• Up about 1-5 percentage points compared to the Class of 2010 over a similar time period.
  • Up about 8-11 percentage points compared to the Class of 2009 over a similar time period.

Top 5 Submitter Rates for electronic ApplyTexas for 2011-2012 School Year

1. Crockett…94%
2. Manor New Tech…71%
3. Westwood…63%
4. LASA…62%
5. Westlake…61%

Through December 17th, the Central Texas public high schools with the biggest improvement in ApplyTexas-university submission rate: Manor New Tech (up 31 pctg pts) and Manor HS (up 23 pctg pts), Crockett (17 pctg pts), Akins (up 17 pctg pts) and Connally (up 11 pctg pts).  Down the most year over year are Hutto (-29 pctg pts) and Stony Point (-28 pctg pts).  The rest are within +/- 10 pctg pts of last year’s college application submission rate, however high or low that rate may have been.

Top 5 Submit electronic ApplyTexas for 2010-2011 School Year (46% Central Texas submission rate overall for Austin Community College)

1. San Marcos…81%
2. Hendrickson…77%
3. Hutto…70%
4. Lanier…66%
5. Lehman…65%

Since Class of 2011 is the first full academic year that Austin Community College has fully participated in the electronic ApplyTexas program as part of its ACC College Connections, these submission rates are not comparable with Class of 2010 rates.

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Chamber Asks Congress to Protect Federal Financial Aid

In an effort to advance regional talent development and direct-to-college enrollment, the Austin Chamber sent a letter of support asking U.S. Congressional delegates to reauthorize the American Opportunity Tax Credit (AOTC or ‘Doggett Tax Credit’) and fully fund the Pell Grant. According to the Texas Higher Education Coordinating Board, 53 percent of the 1.4 million Texas students enrolled in higher education receive need-based aid.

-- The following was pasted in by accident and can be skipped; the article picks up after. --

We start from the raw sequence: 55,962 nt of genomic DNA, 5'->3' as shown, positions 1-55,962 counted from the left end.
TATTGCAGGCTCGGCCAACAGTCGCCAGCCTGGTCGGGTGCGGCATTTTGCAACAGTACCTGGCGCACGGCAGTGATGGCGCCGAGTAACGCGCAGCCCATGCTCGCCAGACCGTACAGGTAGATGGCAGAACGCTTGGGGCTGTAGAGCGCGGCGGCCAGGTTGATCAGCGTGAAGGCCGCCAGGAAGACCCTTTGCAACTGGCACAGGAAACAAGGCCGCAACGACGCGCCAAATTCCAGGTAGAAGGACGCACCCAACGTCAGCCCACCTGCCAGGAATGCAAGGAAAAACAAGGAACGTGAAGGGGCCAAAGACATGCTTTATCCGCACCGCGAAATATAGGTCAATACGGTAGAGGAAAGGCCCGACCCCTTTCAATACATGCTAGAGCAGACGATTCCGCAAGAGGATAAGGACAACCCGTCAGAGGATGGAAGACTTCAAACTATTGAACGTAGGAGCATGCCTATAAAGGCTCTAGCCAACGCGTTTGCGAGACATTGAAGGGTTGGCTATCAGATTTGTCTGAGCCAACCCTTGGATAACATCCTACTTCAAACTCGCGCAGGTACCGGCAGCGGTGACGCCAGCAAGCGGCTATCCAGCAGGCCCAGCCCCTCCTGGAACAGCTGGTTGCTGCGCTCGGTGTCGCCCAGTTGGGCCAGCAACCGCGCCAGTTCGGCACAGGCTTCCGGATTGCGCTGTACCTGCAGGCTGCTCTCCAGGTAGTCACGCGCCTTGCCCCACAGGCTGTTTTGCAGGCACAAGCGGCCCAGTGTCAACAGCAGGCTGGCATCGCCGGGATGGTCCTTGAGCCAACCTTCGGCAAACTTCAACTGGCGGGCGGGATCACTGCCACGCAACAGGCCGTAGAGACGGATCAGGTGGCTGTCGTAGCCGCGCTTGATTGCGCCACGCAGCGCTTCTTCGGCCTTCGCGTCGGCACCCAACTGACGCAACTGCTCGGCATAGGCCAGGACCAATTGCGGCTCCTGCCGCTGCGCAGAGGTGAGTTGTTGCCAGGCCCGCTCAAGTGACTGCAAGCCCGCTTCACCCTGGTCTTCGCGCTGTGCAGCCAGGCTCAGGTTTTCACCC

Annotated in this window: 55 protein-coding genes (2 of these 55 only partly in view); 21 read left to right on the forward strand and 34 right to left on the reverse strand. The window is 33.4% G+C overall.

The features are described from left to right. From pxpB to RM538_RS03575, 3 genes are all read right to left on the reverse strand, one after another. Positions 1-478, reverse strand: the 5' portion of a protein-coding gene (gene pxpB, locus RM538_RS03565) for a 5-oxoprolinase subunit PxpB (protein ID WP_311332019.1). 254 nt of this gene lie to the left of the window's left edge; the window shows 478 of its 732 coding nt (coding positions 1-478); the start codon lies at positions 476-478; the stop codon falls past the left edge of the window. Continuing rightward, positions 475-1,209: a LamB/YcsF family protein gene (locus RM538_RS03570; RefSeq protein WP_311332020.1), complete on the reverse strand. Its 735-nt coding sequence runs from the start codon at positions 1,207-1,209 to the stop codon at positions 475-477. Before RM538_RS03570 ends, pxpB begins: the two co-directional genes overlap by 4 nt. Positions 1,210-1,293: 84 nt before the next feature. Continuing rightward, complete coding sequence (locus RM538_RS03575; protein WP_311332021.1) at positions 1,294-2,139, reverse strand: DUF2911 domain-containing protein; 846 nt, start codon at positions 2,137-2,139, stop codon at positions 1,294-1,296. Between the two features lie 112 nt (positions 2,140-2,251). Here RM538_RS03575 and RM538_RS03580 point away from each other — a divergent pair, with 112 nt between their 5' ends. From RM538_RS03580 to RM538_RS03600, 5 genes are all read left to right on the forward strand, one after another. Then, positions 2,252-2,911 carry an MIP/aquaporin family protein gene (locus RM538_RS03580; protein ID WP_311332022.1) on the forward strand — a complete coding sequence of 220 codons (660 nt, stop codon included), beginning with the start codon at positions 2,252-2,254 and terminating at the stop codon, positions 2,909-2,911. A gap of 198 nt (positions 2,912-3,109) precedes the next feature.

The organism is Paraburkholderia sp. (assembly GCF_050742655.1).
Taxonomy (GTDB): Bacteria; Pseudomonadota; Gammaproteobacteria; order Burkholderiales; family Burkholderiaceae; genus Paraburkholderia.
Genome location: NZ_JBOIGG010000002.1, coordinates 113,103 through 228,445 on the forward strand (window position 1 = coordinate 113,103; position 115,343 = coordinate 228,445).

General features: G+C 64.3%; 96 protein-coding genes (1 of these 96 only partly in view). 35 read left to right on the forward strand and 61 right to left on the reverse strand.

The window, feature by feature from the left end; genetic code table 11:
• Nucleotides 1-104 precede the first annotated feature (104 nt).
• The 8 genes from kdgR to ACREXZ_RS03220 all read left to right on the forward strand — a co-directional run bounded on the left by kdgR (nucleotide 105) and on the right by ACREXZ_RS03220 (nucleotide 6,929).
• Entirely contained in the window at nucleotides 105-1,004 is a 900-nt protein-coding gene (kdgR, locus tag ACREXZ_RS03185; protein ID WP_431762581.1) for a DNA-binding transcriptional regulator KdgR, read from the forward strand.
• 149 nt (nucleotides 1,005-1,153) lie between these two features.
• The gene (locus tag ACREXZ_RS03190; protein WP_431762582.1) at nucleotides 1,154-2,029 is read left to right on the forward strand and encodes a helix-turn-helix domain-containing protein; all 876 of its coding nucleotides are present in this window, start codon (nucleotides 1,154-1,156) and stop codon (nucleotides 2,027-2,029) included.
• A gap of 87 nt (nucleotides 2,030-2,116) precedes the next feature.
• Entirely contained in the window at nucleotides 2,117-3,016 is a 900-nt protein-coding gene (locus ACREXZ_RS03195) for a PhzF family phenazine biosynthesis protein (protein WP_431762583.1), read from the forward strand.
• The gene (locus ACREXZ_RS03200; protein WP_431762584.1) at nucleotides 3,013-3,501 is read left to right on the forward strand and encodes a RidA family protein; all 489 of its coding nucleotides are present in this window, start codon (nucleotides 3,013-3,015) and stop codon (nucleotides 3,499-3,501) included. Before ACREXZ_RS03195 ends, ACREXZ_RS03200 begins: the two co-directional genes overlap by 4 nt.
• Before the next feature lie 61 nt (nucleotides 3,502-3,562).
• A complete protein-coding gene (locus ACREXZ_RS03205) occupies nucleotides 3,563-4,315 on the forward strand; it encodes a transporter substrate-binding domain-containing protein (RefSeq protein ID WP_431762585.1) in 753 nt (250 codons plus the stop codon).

As 75 percent of new and replacement Central Texas jobs are projected to require an associate’s, bachelor’s or master’s degree over the next 9 years, the AOTC and Pell Grant will play a crucial role in reducing financial stress on students. Combined with proposed state legislative reductions in financial aid and higher education funding, failure to reauthorize the $2,500 AOTC and keep the maximum Pell Grant award at $5,550 at the federal level will stifle regional and state talent development initiatives by making higher education less affordable.